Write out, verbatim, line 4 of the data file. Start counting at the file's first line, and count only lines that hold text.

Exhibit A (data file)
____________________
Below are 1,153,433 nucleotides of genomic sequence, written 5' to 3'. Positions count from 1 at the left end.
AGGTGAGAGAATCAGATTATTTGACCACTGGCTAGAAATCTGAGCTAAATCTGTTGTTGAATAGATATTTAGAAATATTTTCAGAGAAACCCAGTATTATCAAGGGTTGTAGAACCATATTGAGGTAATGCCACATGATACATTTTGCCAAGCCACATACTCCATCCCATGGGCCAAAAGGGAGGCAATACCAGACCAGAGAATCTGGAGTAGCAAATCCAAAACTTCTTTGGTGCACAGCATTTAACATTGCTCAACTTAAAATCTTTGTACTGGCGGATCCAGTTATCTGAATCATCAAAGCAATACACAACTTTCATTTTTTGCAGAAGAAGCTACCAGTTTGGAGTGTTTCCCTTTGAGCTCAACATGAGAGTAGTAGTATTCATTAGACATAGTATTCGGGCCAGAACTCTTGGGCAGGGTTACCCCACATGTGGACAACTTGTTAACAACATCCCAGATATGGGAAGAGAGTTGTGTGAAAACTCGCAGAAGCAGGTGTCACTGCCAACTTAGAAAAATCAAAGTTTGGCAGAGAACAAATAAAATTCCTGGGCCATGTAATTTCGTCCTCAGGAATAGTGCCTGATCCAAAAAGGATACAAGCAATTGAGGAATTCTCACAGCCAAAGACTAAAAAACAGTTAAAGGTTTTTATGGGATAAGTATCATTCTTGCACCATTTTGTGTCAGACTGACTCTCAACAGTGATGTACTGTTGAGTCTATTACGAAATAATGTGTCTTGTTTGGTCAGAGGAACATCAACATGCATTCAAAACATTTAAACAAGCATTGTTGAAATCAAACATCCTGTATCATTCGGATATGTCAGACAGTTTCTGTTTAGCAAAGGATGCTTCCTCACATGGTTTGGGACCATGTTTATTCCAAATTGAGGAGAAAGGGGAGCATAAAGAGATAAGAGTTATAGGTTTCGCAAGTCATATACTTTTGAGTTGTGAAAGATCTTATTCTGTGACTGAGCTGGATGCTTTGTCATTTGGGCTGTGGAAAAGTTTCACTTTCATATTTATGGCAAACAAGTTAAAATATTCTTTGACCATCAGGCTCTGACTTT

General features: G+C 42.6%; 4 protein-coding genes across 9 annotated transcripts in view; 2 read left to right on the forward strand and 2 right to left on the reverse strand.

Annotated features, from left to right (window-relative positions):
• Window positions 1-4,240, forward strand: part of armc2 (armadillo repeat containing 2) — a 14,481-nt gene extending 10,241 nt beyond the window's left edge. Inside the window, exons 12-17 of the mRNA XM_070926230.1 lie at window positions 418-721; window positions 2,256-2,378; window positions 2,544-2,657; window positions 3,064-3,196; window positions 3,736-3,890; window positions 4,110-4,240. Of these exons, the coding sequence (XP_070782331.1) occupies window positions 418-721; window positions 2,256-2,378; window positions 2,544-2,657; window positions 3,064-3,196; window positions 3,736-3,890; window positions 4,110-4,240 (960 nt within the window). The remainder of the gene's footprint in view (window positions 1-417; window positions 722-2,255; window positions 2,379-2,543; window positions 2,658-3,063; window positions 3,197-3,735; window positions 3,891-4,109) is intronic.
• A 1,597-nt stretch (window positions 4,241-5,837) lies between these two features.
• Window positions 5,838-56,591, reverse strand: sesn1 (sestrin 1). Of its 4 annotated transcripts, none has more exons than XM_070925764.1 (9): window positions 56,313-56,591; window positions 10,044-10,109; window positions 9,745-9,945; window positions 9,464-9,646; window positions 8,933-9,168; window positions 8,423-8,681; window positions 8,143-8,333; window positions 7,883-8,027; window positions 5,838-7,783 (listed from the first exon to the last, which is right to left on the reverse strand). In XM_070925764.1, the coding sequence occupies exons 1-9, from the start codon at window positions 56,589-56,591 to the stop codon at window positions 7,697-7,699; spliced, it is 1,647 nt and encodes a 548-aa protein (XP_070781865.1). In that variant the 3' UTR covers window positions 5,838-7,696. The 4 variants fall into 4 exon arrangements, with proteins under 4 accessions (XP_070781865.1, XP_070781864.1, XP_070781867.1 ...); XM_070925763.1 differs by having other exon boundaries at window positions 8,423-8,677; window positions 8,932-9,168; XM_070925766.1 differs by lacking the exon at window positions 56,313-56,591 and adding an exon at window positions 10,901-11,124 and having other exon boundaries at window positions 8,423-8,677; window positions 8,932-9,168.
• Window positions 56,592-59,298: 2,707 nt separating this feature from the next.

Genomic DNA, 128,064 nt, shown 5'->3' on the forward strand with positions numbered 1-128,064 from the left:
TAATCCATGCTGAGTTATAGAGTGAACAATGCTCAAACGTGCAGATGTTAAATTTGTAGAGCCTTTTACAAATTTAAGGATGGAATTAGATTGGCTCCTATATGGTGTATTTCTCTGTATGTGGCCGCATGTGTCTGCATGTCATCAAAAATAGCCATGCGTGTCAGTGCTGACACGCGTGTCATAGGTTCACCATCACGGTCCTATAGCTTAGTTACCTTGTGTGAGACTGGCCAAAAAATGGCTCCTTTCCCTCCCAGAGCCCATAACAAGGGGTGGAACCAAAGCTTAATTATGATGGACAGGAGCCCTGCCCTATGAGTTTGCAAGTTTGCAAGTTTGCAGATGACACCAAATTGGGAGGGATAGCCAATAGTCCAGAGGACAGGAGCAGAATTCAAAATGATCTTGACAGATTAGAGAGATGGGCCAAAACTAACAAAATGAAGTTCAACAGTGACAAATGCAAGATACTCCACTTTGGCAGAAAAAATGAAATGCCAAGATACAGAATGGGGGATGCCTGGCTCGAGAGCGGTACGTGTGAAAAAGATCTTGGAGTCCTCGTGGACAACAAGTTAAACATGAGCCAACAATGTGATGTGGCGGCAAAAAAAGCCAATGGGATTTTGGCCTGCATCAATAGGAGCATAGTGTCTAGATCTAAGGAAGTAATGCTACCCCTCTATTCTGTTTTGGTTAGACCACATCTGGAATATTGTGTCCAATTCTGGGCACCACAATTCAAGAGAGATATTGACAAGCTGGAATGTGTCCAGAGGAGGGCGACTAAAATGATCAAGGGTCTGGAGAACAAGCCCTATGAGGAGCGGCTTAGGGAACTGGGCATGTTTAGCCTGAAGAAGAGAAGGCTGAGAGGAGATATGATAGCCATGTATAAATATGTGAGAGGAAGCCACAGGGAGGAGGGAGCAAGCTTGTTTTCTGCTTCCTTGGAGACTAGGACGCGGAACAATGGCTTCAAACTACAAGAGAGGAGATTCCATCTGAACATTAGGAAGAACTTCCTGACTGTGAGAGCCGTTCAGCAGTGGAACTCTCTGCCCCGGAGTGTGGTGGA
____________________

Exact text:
Annotated features, from left to right (window-relative positions):